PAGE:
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Media Practitioners and Security Personnel Iron out Concerns

May 16, 2008, 8:06 AM | Article By: By Soura Camara & Pa Modou Faal

In an attempt to create a better relationship through mutual understanding and a bond of trust, the two partners, security officers and media practitioners have come together at the Baobao Resort Hotel for two-day training session. The meeting, which is being held on the 14th and 15th of May, is expected to raise concerns over the impending obstacles that will make access to information difficult for journalists and the enlightening of journalists about the ethics of journalism.

In his opening remarks, the Permanent Secretary (PS) for Work and Communication, Mr. Abdou Karim Sonko, highlighted the need to create good understanding and clear cooperation between the two institutions. PS Sonko explained that security personnel should not be seen as our enemies but our brothers who provide us with protection. Journalists are also important as they try to inform us about everything that is happening in and out of the country.

Mr. Sonko called for journalists to uphold their principles, provide balanced and accurate reports and in all ways ensure the correct distribution of information.

In a resounding speech, the President of The Gambian Press Union (GPU), Ndey Tapha Sosseh expressed delight about the course that will hopefully get rid of all of the union's concerns and improve relations between the media and security personnel. The GPU President reckons that this opportunity will contribute more effectively than anything else to the realisation of the GPU's aim to bridge the gap between the National Security Institution and the media. "This is a difficult task in any place but we must start somewhere," she said.

Ambassador Barry Wells of the US Embassy in Banjul, who are co-sponsors of this workshop with the British High Commission, emphasised that the role of the media was to inform the people with the correct news and all the news to create a democratic society. Ambassador Wells pointed out the great need for journalists to be able to access quality and reliable sources. Ambassador Wells further said that by working with journalists and other civil society groups, security personnel, who are at the heart of many developing scandals, will be able to spread the true story among the public.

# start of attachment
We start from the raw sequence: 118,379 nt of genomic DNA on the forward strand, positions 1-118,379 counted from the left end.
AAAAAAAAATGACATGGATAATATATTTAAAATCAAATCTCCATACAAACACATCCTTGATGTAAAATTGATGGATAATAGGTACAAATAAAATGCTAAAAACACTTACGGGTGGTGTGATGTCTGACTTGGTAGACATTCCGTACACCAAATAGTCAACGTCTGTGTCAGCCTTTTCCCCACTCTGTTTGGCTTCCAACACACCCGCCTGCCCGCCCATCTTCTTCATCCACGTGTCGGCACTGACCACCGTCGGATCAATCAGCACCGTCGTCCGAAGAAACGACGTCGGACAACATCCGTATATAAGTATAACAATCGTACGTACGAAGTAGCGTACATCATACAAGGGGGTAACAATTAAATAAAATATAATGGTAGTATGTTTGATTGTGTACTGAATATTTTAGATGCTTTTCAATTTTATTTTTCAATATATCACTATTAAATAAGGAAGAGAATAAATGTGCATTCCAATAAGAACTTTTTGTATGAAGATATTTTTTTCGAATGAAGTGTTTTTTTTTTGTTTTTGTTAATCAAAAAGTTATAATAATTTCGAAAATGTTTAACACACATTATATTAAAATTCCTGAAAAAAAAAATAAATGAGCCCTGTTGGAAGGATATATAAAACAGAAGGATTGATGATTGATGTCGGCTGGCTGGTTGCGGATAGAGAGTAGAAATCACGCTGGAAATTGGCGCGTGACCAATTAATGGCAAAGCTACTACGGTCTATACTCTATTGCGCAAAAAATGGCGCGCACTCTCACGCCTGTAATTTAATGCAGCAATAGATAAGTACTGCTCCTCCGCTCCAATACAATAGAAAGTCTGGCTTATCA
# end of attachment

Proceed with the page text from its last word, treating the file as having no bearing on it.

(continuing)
For his part, the Director of Media Agenda and the facilitator of the workshop, Mr. Madi Ceesay stated that the training of the twin civil society groups is a worthy cause.

He did accept that those working in security will not and cannot compromise state security while the journalist's job is to inform the public about everything that's going on. So they have conflicting interests and that may cause difficulties. He noted that this two-day workshop will make it easier to deal with problems such as stories that the media believe the people should know about but the security industry feel is unfit for publication. He hopes that this training session will help these two groups reach a compromise in such situations of disagreement but it is his wish that the people of The Gambia will get the true story.

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